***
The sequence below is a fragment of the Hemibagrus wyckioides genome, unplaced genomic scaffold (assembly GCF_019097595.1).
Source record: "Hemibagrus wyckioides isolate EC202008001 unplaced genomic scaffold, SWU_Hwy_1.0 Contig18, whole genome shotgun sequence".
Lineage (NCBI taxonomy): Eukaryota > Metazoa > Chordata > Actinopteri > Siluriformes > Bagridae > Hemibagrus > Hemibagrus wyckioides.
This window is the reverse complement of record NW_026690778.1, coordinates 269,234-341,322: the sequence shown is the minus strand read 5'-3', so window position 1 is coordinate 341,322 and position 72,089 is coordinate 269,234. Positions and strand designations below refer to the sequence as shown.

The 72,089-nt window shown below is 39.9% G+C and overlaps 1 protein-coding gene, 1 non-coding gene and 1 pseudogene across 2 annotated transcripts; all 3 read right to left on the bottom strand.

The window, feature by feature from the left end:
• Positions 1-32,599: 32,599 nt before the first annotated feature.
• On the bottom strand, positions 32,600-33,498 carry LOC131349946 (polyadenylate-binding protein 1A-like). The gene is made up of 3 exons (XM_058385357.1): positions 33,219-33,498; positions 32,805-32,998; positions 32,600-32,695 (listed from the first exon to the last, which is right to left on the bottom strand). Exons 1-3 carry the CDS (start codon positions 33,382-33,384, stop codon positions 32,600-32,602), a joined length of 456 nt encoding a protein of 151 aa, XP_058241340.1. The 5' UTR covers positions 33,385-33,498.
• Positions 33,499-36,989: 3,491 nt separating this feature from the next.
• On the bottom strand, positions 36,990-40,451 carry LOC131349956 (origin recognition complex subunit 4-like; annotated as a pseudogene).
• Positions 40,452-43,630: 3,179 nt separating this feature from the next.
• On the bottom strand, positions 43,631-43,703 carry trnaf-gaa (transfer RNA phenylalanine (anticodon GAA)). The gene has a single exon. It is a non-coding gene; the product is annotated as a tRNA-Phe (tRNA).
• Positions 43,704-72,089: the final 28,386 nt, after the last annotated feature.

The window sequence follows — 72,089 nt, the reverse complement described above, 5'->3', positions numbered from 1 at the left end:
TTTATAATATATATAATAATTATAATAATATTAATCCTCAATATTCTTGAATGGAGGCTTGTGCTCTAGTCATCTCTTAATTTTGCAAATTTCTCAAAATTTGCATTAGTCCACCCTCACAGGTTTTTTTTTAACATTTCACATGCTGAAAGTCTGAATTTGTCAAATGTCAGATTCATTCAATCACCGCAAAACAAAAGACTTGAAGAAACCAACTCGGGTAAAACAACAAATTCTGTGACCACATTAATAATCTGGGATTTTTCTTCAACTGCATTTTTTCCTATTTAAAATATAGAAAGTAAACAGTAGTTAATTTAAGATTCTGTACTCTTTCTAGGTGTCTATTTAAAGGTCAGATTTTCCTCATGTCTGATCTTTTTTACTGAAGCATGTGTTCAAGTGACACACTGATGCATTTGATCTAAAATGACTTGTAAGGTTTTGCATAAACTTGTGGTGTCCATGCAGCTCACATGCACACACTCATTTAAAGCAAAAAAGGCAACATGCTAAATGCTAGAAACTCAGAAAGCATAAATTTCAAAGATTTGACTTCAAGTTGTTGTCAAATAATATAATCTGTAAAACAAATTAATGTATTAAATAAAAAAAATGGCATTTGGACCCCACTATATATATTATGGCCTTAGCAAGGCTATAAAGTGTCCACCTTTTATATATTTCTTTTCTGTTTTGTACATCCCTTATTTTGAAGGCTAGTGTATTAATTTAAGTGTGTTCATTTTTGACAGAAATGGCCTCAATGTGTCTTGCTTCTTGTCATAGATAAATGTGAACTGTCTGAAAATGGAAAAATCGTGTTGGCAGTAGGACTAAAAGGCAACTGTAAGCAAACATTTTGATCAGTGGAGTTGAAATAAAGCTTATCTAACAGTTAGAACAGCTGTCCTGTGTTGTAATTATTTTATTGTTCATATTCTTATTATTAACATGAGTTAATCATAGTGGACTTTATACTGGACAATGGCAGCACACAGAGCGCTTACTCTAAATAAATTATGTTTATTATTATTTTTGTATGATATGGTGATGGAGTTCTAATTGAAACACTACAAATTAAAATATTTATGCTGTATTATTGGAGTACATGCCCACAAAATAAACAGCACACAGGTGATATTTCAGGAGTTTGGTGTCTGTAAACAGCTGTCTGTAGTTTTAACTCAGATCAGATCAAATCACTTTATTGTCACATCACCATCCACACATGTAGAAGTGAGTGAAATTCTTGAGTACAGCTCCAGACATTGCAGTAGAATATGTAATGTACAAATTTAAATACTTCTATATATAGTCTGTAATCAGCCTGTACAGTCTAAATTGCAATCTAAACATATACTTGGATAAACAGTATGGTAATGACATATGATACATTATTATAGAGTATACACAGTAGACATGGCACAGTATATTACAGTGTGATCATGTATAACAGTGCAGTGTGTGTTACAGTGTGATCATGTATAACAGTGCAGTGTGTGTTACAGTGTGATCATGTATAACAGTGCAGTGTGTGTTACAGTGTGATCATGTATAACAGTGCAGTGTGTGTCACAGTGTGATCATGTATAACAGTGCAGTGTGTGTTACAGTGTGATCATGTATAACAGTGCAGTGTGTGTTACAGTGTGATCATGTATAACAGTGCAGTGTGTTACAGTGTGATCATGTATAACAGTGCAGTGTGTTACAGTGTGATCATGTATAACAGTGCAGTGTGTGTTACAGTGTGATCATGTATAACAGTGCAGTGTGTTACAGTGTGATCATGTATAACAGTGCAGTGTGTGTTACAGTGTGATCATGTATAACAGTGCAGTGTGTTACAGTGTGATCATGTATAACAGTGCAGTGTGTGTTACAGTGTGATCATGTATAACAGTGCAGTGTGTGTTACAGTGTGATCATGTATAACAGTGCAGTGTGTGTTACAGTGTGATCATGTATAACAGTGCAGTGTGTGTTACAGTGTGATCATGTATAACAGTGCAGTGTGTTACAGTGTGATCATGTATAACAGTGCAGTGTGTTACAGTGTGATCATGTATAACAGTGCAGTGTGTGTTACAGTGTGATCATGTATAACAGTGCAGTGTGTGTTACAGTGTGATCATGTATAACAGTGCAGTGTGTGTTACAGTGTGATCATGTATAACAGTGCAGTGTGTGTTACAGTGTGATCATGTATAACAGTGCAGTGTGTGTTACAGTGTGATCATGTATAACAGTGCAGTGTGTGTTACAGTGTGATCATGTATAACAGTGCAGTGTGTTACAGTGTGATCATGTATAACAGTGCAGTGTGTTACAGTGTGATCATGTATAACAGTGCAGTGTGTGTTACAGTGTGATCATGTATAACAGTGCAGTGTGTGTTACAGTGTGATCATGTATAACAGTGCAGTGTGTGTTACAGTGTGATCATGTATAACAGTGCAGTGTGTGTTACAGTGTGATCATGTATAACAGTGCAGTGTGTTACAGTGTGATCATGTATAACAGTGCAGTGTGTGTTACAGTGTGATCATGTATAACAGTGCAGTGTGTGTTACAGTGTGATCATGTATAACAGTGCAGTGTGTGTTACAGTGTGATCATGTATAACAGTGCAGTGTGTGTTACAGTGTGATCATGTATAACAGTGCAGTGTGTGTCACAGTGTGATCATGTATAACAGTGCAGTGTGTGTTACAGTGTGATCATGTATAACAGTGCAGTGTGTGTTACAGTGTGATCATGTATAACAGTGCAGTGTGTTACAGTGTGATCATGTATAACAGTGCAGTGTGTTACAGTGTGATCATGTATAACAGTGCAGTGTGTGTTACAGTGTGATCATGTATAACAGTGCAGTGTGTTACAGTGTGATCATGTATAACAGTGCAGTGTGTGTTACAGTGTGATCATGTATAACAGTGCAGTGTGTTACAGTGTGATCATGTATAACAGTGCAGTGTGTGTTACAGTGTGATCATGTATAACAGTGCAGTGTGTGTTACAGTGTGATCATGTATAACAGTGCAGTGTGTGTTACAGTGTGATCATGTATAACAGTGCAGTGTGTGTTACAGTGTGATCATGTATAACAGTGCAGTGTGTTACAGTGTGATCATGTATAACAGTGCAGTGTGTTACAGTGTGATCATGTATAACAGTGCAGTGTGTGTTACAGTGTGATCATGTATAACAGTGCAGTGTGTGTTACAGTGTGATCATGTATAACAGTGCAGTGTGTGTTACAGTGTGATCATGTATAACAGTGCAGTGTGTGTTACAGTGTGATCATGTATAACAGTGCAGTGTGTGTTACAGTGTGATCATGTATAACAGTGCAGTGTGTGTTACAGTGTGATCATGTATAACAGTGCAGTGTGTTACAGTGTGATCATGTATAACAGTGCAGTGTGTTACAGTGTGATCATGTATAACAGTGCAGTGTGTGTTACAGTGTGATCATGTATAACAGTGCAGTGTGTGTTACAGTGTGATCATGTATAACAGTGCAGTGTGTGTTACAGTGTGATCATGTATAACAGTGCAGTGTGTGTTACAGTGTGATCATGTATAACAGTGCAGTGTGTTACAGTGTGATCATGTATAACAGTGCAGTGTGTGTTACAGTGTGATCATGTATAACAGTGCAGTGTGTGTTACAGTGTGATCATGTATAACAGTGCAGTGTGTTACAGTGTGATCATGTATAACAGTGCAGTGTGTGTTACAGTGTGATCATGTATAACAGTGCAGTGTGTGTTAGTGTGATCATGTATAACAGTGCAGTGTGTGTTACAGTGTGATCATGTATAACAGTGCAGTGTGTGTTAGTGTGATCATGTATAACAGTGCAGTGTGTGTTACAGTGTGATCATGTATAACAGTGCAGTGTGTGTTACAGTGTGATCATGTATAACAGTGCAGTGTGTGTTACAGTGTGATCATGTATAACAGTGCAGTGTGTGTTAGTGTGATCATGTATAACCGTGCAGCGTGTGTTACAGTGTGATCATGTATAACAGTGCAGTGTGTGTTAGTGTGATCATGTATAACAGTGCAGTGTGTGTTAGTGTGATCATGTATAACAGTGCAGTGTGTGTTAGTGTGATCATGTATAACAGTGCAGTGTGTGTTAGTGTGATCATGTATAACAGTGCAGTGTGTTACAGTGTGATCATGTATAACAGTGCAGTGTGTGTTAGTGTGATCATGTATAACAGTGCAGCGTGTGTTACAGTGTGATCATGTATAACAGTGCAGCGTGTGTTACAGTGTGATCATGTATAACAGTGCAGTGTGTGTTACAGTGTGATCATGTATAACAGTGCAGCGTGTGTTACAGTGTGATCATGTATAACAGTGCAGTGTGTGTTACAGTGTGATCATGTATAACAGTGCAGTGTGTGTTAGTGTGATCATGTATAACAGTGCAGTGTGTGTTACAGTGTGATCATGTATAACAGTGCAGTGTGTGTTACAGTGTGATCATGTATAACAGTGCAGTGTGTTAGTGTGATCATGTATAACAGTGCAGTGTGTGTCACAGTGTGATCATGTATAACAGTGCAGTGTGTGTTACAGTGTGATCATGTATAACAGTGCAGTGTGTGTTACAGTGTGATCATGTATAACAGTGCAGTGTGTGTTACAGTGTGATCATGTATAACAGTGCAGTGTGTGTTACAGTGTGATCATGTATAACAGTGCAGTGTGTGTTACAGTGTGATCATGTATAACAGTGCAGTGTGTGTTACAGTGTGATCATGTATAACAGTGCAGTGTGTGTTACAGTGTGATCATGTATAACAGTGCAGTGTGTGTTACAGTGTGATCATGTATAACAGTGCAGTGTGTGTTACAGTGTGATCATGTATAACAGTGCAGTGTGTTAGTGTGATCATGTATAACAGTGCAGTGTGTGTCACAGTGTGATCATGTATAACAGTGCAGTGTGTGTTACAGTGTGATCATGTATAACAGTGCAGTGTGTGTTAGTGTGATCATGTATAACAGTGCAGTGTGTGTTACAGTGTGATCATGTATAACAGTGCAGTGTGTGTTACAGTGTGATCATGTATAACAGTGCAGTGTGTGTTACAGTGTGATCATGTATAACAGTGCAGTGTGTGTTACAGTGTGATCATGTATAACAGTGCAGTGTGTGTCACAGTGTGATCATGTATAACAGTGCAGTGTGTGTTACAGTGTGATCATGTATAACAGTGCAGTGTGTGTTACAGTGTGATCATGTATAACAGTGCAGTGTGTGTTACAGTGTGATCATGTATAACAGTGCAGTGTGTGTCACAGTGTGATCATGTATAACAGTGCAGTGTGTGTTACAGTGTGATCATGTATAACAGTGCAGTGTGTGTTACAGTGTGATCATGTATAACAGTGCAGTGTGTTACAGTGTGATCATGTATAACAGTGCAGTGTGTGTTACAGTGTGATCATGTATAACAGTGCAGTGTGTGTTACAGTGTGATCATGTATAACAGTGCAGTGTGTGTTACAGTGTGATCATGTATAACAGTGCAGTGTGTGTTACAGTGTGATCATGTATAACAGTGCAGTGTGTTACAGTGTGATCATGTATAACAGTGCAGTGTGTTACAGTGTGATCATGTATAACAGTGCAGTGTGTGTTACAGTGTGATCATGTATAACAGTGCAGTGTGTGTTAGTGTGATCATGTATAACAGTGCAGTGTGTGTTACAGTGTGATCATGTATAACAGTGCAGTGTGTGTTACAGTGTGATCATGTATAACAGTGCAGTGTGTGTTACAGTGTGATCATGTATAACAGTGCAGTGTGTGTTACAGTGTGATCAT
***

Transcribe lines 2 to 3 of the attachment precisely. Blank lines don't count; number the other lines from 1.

Source record: "Hemibagrus wyckioides isolate EC202008001 unplaced genomic scaffold, SWU_Hwy_1.0 Contig18, whole genome shotgun sequence".
Lineage (NCBI taxonomy): Eukaryota > Metazoa > Chordata > Actinopteri > Siluriformes > Bagridae > Hemibagrus > Hemibagrus wyckioides.